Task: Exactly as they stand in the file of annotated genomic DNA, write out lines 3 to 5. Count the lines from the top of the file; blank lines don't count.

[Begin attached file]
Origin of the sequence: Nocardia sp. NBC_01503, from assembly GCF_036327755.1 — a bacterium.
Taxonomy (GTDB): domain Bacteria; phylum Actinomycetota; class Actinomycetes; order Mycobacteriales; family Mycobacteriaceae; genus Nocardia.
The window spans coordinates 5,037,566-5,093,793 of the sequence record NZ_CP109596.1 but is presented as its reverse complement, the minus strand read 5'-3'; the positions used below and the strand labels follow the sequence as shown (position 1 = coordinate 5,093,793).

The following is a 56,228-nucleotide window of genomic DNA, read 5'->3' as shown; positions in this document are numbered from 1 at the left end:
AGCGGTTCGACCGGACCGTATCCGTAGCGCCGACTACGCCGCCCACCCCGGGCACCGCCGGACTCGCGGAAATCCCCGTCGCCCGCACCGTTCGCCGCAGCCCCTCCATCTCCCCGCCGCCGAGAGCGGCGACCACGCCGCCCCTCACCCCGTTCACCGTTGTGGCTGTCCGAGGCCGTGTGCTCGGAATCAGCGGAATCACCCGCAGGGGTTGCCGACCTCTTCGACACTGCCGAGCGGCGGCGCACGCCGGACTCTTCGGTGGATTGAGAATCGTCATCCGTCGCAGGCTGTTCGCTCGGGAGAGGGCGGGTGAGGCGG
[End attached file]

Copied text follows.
The window spans coordinates 5,037,566-5,093,793 of the sequence record NZ_CP109596.1 but is presented as its reverse complement, the minus strand read 5'-3'; the positions used below and the strand labels follow the sequence as shown (position 1 = coordinate 5,093,793).

The following is a 56,228-nucleotide window of genomic DNA, read 5'->3' as shown; positions in this document are numbered from 1 at the left end:
AGCGGTTCGACCGGACCGTATCCGTAGCGCCGACTACGCCGCCCACCCCGGGCACCGCCGGACTCGCGGAAATCCCCGTCGCCCGCACCGTTCGCCGCAGCCCCTCCATCTCCCCGCCGCCGAGAGCGGCGACCACGCCGCCCCTCACCCCGTTCACCGTTGTGGCTGTCCGAGGCCGTGTGCTCGGAATCAGCGGAATCACCCGCAGGGGTTGCCGACCTCTTCGACACTGCCGAGCGGCGGCGCACGCCGGACTCTTCGGTGGATTGAGAATCGTCATCCGTCGCAGGCTGTTCGCTCGGGAGAGGGCGGGTGAGGCGG